In his latest book, Chinese Painting and Its Audiences
published in 2017 by Princeton University Press, Craig Clunas puts to question the entire concept of "Chinese painting" by looking at how this category is in fact a creation of its viewers. The book, which expanded on the A. W. Mellon lecture series Clunas gave at the National Gallery of Art in Washington DC in 2012, was selected as one of the best art books of 2017 by The New York Times
The engaging and lavishly illustrated book draws on some familiar material but more importantly on a wide range of previously unknown or understudied sources. Spanning roughly the time period from the Ming period (1368-1644) until the present day, the book reveals how the notion of Chinese painting only became possible in early modern times, when audiences started to have a wider range of material they could choose from.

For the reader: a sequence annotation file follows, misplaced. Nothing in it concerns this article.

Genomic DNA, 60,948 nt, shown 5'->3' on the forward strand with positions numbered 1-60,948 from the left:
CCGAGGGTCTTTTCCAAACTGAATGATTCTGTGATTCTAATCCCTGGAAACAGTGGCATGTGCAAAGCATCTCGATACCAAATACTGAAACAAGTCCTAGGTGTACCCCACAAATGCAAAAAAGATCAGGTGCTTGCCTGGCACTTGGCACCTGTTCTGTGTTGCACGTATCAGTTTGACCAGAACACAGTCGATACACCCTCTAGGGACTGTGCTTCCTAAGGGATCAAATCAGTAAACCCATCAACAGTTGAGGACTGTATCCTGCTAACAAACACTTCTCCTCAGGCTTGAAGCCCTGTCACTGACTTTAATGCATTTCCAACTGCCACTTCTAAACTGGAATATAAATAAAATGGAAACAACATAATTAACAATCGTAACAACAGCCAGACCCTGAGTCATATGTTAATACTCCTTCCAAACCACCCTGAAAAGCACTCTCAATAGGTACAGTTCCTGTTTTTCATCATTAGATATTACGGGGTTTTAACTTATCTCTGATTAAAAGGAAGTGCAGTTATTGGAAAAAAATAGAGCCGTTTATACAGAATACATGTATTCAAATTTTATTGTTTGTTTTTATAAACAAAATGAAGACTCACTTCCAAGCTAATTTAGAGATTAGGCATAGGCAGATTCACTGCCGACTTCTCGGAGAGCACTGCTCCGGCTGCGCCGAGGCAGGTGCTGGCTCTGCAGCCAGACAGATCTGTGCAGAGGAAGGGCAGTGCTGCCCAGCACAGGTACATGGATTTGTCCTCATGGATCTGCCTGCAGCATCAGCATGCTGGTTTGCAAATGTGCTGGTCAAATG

Ricarda Brosch is a curatorial assistant at the Asian Art Museum Berlin (
Museum fur Asiatische Kunst Berlin Stiftung Preussischer Kulturbesitz), which is due to reopen as part of the Humboldt Forum in 2019. Her research focuses on Ming and Qing Chinese art and material culture, transcultural interchanges, especially with Timurid and Safavid Iran, as well as provenance research and digital humanities. You can find out more about her work by following her on Twitter @RicardaBeatrix or getting in touch via email@example.com.